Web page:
If you think you have a valid claim, fully document it and evidence it, take the names of everyone you speak to, put everything in writing wherever possible, plus keep calm and don't swear at the claims person or be rude or threatening as this will be noted on your file, which may end up with the FOS.
    Originally posted by LadyIndecisive
    You'd be amazed at how many non-legit claims there are out there!!!! From the classic spilt paint on the carpet and oooh whoops it got the sofa too, or got burgled and your cd collection doubled in size for the claim type issues to full on completely faked road accidents.

    Insurers are wise to this and if they detect the slightest whiff of anything dodgy will make things very difficult.

    Lying to your insurance company is fraud and is treated as such by the courts.
  • LadyIndecisive
    Yes, I know this, I investigate fraudulent claims, that's why I thought it was funny!
    • Katie-Kat-Kins
    • By Katie-Kat-Kins 22nd Jul 09, 10:49 AM
    • 1,681 Posts
    • 1,780 Thanks
    Katie-Kat-Kins
    More words of wisdom :rolleyes:

    Here's an incredible tip:

    Read the policy wording (all of it) before taking out the policy. Make sure you understand it before purchasing the product.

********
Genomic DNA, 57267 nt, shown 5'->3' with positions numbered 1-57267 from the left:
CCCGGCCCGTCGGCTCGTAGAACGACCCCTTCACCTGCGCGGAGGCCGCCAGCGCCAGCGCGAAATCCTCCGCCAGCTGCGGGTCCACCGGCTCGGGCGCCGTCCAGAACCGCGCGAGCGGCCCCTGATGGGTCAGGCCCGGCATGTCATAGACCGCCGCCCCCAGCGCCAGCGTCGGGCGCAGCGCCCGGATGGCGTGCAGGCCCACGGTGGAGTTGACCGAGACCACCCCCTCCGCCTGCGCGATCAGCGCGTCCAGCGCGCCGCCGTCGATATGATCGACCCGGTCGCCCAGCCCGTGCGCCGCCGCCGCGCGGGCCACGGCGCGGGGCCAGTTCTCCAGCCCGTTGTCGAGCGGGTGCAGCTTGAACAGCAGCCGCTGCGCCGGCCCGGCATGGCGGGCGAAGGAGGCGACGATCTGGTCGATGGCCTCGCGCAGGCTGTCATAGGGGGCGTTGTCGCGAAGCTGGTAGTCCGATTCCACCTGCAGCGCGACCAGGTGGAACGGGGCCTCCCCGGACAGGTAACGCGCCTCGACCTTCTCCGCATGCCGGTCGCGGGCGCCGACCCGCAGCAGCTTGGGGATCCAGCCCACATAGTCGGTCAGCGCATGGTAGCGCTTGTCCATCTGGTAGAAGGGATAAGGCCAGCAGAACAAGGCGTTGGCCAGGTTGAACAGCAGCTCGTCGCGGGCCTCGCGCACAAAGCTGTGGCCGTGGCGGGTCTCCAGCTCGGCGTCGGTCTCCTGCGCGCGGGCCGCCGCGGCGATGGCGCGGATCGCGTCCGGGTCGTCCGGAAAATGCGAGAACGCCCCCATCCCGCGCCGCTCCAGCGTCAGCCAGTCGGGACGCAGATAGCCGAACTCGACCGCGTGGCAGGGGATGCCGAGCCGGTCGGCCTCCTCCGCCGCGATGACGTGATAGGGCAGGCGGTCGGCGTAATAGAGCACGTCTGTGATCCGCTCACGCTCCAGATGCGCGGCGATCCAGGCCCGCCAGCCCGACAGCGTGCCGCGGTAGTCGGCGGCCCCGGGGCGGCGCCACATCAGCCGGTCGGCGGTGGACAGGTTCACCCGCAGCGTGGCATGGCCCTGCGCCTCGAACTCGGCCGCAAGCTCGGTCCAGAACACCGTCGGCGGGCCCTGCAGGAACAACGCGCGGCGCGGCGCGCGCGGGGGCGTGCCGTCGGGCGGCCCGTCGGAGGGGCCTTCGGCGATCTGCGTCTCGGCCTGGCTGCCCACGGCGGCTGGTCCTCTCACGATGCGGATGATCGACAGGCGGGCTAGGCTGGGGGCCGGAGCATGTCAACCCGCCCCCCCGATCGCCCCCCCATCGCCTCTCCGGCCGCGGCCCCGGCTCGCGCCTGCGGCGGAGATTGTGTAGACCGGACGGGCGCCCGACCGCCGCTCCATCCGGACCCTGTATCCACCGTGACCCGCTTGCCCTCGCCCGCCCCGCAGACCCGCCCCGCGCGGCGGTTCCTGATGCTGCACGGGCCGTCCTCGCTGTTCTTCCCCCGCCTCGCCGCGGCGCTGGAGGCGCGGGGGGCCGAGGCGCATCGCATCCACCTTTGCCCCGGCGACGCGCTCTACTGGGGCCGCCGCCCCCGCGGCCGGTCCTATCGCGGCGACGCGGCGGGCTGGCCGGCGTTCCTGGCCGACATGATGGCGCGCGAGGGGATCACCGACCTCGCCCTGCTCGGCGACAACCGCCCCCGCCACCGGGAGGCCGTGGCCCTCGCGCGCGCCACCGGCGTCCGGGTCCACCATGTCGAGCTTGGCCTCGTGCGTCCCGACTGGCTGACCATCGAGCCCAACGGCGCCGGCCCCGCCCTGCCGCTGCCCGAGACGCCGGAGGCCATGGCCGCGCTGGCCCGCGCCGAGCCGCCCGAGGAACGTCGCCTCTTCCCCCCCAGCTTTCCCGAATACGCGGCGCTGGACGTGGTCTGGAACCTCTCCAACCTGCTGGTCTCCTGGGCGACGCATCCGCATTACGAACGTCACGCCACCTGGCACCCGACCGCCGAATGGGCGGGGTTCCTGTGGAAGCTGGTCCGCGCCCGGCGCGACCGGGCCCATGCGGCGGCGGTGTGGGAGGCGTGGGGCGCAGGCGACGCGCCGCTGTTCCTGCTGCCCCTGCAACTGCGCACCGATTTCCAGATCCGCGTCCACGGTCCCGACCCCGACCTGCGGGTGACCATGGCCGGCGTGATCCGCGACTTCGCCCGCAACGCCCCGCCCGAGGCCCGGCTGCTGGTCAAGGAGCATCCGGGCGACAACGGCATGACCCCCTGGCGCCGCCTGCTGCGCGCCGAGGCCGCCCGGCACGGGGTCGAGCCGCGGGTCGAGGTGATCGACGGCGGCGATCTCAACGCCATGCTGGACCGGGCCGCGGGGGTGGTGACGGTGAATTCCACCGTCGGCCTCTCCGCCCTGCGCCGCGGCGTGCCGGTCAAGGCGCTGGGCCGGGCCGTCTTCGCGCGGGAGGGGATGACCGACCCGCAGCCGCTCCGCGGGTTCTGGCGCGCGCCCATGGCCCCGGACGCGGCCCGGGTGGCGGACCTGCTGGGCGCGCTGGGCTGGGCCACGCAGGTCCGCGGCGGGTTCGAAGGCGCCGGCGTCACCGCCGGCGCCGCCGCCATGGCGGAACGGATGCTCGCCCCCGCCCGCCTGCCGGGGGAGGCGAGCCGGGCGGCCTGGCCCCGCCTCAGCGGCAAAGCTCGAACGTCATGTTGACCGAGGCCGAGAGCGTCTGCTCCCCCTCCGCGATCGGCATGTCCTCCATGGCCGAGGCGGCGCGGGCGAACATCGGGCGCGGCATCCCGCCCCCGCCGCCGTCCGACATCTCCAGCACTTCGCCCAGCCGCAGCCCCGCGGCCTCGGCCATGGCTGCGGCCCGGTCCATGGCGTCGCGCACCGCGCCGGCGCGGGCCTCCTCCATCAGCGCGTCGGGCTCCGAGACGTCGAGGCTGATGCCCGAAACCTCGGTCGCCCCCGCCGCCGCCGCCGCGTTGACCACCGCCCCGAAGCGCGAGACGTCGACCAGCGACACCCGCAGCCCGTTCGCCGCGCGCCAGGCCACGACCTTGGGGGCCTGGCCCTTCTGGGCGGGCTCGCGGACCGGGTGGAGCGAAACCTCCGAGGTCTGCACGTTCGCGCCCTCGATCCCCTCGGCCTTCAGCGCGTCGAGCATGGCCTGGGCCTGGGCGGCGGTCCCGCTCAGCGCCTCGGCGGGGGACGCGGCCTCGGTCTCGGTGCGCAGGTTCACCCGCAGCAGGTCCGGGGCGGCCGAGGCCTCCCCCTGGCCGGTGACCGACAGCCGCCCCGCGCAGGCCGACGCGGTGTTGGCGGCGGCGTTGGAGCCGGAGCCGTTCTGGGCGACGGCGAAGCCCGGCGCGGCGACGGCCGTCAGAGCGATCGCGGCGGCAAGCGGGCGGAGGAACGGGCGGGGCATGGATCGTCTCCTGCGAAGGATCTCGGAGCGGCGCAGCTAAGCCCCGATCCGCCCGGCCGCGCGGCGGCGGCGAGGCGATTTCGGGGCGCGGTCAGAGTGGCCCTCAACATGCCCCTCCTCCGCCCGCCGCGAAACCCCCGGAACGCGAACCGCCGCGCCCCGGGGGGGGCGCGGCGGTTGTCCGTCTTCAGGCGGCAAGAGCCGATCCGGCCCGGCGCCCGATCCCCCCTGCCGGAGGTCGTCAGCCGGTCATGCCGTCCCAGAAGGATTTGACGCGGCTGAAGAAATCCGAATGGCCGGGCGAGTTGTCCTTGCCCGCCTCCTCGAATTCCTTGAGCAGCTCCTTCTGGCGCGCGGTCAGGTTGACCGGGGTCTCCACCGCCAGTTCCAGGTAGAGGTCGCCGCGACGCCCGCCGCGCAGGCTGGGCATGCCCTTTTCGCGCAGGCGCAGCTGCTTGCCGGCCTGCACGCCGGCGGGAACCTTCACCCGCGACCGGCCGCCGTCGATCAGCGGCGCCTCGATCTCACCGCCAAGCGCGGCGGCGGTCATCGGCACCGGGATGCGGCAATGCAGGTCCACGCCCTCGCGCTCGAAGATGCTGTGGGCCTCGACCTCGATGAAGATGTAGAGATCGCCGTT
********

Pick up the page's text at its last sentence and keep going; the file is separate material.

Insurers don't just reject claims because they feel like it - they do it because whatever you're claiming for isn't covered. If everyone actually read and understood what they're getting into, 90% of the complaints in this forum wouldn't exist.

    -Policy wording as T&C are there to protect the IC, not add clarity for the customer.
    -IC's reject claims because they dont like paying up, they like monthly payment though :rolleyes:


    My tip is for the IC's to be brought in line like the banks, and have their power challenged.
    Originally posted by pedro123456
    Helpful! :confused:

    Policy wording is the form of your contract with the insurer, it covers exactly whatyou are paying for and what EACH parties rights are. As the accounts above prove reading it and understanding it is for your own benefit so that you can ensure you recover what you are entitled to and are protected against the risks you want to be protected against. Anyone who doesn't read the T&Cs wants their head looking at.

    Insurance companies are businesses, if they paid thousands and millions out on claims they could avoid they would go bankrupt in no time. I do a lot of work with insurance companies and know that often they do pay claims that they could technically avoid, they aren't monsters, but they aren't charities either. Make sure that you are paying for a product that meets your needs - read the policy!!!
    • Katie-Kat-Kins
    • By Katie-Kat-Kins 22nd Jul 09, 10:51 AM
    • 1,681 Posts
    • 1,780 Thanks
    Katie-Kat-Kins
    Yes, I know this, I investigate fraudulent claims, that's why I thought it was funny!
    Originally posted by LadyIndecisive
    Oops sorry! Didn't read like that!

    Still I guess we don't want too many people to stop making dodgy claims or we might end up out of a job!!
  • LadyIndecisive
    I think we will continue to be busy, don't worry
    • Katie-Kat-Kins
    • By Katie-Kat-Kins 22nd Jul 09, 11:04 AM
    • 1,681 Posts
    • 1,780 Thanks